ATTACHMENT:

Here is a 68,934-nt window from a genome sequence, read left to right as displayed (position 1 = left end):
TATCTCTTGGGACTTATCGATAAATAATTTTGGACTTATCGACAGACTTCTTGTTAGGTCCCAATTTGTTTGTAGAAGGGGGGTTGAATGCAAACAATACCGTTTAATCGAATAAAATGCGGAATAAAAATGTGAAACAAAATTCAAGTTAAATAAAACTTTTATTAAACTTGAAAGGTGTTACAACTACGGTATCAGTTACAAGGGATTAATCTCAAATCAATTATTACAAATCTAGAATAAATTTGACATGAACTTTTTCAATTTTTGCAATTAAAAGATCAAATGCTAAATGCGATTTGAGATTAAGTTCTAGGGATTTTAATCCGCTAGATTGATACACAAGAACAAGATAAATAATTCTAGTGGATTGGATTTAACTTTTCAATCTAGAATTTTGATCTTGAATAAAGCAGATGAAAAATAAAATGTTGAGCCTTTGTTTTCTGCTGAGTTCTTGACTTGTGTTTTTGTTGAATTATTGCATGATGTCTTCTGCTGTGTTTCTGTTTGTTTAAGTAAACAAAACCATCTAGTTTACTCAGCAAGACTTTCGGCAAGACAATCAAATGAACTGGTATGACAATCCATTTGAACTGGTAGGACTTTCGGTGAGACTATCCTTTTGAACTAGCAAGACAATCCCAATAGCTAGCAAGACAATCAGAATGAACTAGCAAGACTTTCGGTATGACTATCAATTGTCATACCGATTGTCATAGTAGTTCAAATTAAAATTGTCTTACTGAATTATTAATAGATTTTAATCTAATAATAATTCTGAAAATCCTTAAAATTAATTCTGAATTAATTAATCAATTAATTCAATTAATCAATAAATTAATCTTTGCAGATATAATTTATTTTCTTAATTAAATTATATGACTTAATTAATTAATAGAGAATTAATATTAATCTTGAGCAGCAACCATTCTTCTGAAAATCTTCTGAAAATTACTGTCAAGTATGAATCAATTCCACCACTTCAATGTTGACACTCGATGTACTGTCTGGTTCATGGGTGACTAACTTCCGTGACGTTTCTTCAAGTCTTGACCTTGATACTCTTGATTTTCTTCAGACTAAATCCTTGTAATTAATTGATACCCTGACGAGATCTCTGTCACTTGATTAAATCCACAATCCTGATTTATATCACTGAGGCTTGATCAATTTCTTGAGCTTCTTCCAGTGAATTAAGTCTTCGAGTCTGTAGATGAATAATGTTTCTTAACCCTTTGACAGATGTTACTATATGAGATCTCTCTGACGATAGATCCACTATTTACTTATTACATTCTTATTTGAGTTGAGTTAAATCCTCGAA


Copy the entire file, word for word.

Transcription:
Here is a 68,934-nt window from a genome sequence, read left to right as displayed (position 1 = left end):
TATCTCTTGGGACTTATCGATAAATAATTTTGGACTTATCGACAGACTTCTTGTTAGGTCCCAATTTGTTTGTAGAAGGGGGGTTGAATGCAAACAATACCGTTTAATCGAATAAAATGCGGAATAAAAATGTGAAACAAAATTCAAGTTAAATAAAACTTTTATTAAACTTGAAAGGTGTTACAACTACGGTATCAGTTACAAGGGATTAATCTCAAATCAATTATTACAAATCTAGAATAAATTTGACATGAACTTTTTCAATTTTTGCAATTAAAAGATCAAATGCTAAATGCGATTTGAGATTAAGTTCTAGGGATTTTAATCCGCTAGATTGATACACAAGAACAAGATAAATAATTCTAGTGGATTGGATTTAACTTTTCAATCTAGAATTTTGATCTTGAATAAAGCAGATGAAAAATAAAATGTTGAGCCTTTGTTTTCTGCTGAGTTCTTGACTTGTGTTTTTGTTGAATTATTGCATGATGTCTTCTGCTGTGTTTCTGTTTGTTTAAGTAAACAAAACCATCTAGTTTACTCAGCAAGACTTTCGGCAAGACAATCAAATGAACTGGTATGACAATCCATTTGAACTGGTAGGACTTTCGGTGAGACTATCCTTTTGAACTAGCAAGACAATCCCAATAGCTAGCAAGACAATCAGAATGAACTAGCAAGACTTTCGGTATGACTATCAATTGTCATACCGATTGTCATAGTAGTTCAAATTAAAATTGTCTTACTGAATTATTAATAGATTTTAATCTAATAATAATTCTGAAAATCCTTAAAATTAATTCTGAATTAATTAATCAATTAATTCAATTAATCAATAAATTAATCTTTGCAGATATAATTTATTTTCTTAATTAAATTATATGACTTAATTAATTAATAGAGAATTAATATTAATCTTGAGCAGCAACCATTCTTCTGAAAATCTTCTGAAAATTACTGTCAAGTATGAATCAATTCCACCACTTCAATGTTGACACTCGATGTACTGTCTGGTTCATGGGTGACTAACTTCCGTGACGTTTCTTCAAGTCTTGACCTTGATACTCTTGATTTTCTTCAGACTAAATCCTTGTAATTAATTGATACCCTGACGAGATCTCTGTCACTTGATTAAATCCACAATCCTGATTTATATCACTGAGGCTTGATCAATTTCTTGAGCTTCTTCCAGTGAATTAAGTCTTCGAGTCTGTAGATGAATAATGTTTCTTAACCCTTTGACAGATGTTACTATATGAGATCTCTCTGACGATAGATCCACTATTTACTTATTACATTCTTATTTGAGTTGAGTTAAATCCTCGAA